The Gap, Brisbane, Queensland, Australia
Strategically located along a waterway corridor, this site was a former landscape nursery and therefore the variety of plants and trees on site and within the adjoining creek corridor is broad.
Maximising the waterway corridor boundary, the majority of the individual townhomes will have a street tree lined boulevard on one aspect with a with rear amenity aspect facing the creek on the other.
This site has significant overland flow constraints and required a large amount of engineering works combined with ecological works to satisfy Brisbane City Council’s concerns.
In addition to the street tree lined boulevard, there is a communal recreation space with terrace stairs, plinth stone retaining and seating, feature site signage and lighting and an impressive mature Ficus tree that is to be retained as the primary landscape feature.
A bridge to the centre of the site will be lined with overhead streetlights selected for their unique design and specifications to minimize energy usage while decorative pavement finishes will identify pedestrian walkways and access points.
Other landscape features include:
- hardy succulent species selections
- feature flowering trees to streetscape nodes
- rear yard landscapes to each townhome.
Communal Recreation Area
Encouraging a community atmosphere to pro-actively engage and socialise with neighbours, friends and visitors.
The communal recreational area forms a space for residents to congregate and socialise. This particular area is dominated by the relocated Ficus tree and also includes barbeque and seating facilities for residents to enjoy the leafy outdoor environment.
The relocation of the ficus tree was the driving factor in the design and planning of the recreation area. The practicalities of moving such a large tree meant that the new tree position needed to be maintained at its existing ground level, and stormwater capacity requirement of the site dictated the location of the adjacent overland flow channel and associated retaining walls.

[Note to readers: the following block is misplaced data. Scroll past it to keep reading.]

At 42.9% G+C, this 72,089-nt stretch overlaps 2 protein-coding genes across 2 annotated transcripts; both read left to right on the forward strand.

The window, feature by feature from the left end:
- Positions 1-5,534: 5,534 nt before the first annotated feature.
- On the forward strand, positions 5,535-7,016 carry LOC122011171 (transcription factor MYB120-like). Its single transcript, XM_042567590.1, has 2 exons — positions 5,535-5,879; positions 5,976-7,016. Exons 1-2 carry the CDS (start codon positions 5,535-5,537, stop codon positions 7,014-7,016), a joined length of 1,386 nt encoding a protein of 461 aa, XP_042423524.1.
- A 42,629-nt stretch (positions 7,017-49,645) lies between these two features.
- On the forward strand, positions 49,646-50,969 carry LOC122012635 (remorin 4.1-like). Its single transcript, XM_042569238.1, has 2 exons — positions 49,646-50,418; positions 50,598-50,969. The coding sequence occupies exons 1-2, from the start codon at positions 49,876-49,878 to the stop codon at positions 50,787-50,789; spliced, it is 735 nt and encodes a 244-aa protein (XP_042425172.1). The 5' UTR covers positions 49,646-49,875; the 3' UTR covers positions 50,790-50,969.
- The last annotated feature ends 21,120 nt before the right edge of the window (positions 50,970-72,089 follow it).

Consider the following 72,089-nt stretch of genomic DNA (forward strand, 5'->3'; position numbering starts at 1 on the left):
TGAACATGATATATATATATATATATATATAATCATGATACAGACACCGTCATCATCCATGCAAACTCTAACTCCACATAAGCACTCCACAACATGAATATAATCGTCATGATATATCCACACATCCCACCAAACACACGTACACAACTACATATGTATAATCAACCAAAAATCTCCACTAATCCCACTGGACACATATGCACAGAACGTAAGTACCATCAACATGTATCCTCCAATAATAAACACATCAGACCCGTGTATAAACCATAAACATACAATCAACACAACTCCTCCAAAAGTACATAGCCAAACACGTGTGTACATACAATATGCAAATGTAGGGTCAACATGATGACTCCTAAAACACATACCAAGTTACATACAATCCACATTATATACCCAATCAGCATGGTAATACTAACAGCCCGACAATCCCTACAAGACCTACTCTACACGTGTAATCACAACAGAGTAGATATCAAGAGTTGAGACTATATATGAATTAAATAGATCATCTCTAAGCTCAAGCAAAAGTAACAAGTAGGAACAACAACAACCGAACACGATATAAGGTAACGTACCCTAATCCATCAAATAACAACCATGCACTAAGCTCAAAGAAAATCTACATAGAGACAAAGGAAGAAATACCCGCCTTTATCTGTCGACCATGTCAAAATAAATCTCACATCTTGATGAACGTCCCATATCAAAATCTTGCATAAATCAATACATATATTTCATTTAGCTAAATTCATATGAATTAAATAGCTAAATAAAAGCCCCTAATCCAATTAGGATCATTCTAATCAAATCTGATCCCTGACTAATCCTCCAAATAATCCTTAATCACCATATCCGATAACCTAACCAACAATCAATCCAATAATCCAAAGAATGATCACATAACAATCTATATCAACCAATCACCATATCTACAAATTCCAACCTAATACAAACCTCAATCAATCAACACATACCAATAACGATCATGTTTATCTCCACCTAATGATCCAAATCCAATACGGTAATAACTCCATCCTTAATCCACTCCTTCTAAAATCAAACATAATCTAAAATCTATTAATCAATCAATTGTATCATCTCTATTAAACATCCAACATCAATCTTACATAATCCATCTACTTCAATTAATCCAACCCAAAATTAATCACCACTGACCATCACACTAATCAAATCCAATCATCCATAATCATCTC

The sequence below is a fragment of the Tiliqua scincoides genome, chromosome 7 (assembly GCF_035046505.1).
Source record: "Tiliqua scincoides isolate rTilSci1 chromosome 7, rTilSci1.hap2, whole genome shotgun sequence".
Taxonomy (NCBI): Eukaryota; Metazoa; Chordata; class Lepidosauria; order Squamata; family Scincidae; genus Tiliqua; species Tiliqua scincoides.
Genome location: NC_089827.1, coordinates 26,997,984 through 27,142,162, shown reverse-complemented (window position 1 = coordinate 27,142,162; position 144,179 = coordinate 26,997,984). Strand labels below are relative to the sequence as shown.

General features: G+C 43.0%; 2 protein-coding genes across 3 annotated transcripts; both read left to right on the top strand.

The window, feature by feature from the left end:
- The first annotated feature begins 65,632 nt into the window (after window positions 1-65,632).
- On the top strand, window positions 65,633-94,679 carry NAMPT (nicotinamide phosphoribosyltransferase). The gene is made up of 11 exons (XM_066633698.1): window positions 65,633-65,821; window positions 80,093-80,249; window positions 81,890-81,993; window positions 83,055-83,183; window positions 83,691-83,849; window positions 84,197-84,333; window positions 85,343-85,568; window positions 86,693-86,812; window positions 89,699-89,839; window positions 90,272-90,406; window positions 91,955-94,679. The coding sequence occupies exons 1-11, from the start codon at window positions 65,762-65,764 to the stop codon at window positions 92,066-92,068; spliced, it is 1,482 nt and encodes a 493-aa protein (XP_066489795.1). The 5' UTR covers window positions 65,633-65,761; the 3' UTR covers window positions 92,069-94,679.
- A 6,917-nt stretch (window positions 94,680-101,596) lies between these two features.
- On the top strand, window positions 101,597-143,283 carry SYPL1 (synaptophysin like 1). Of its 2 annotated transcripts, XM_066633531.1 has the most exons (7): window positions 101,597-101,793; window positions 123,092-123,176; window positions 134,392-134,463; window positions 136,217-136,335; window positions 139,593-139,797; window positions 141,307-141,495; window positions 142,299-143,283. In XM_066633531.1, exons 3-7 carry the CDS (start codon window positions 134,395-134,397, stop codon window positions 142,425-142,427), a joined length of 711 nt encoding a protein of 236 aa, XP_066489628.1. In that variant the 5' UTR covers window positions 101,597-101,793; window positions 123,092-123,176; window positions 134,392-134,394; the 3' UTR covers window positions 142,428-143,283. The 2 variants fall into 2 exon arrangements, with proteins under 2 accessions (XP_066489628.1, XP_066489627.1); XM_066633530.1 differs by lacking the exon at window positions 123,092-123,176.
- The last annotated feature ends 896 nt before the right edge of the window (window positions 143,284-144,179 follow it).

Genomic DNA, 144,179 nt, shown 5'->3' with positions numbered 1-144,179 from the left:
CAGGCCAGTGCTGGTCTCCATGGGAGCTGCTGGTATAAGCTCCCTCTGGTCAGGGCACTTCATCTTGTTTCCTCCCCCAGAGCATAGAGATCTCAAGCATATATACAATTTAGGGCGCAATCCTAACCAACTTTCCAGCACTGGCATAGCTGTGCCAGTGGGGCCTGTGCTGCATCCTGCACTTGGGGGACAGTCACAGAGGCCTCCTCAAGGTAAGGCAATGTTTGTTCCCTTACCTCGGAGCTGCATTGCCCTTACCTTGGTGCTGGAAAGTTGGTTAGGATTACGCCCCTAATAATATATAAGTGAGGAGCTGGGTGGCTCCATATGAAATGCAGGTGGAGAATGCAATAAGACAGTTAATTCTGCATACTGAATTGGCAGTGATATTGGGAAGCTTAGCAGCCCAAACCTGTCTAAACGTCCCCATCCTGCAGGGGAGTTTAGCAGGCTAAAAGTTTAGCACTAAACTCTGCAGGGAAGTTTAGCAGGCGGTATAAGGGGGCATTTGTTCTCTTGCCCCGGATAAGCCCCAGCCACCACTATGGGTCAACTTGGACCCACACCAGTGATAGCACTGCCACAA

The result is a ‘sunken’ garden, defined by wide terraced lawn steps that provide a gentle transition down to the lower lawn and seating area centered around the relocated tree.
Lush, shade tolerant planting provides a sense of enclosure while also providing users with views into the adjacent creek. The space will provide a common meeting place for residents and offer an alternate recreation area to residents.
Relocation of a Moreton Bay Fig
Moreton Bay Fig (Ficus macrophylla)
A mature Moreton Bay fig (Ficus macrophylla) becomes the entry road focal point of the project. This impressive large Ficus dominates the entry road view corridor and provides a central feature to the communal recreational area for the site.
Although a number of trees needed to be removed across the site, one large Moreton Bay fig (Ficus macrophylla) was deemed worthy of retention.
This tree forms a focal point of the entry road view corridor and is a significant spreading tree that covers a large area.
A detailed aborist assessment confirmed the suitability of the specimen for relocation. Long-term monitoring of the health of the tree is necessary to ensure the tree remains the focal point of the development.
Rehabilitation and Protection of Fish Creek
Achieving a Manning’s roughness of at least 0.08.
The site sits adjacent to the Fish Creek corridor, a natural asset attracting much local interest and concern. Several factors contributed to the removal of a large number of trees along the top of the creek bank.
A number of the trees were weed species, and earthworks associated with the development site and future bike way required additional removals.
Re-vegetation and erosion control of the disturbed areas became necessary in order to retain the integrity of the creek bank and contribute positively to the creek corridor environmental values.
The resulting re-vegetation strategy was guided by Brisbane City Council’s Natural Channel Design Guidelines and other applicable industry practices.
The re-vegetation of the creek embankment was required to achieve a Manning’s roughness of at least 0.08, a formula that indicates the flow through a channel that factors in vegetation types and densities, channel dimensions, surface finishes, as well as rock particle size.
This required closely working with other specialists within the project team to arrive at a solution.
Overland Flow Channel
Stormwater Control and Filtration
An overland flow channel cutting through the development area was integrated into the site design to accommodate stormwater entering the site from the end of Eranga Street, located to the north.
The landscape treatment of the overland flow zone aims to mimic a ‘natural’ creek bed, using vegetation and rock of varying sizes.
The understorey consists of Mat Rushes (Lomandra longifolia) planted in a ‘natural’ arrangement which will contribute to stabilising the ground for large rain events, as well as soften the adjacent retaining walls.
Citicene provided landscape architectural advice from concept to completion for this premium townhome development.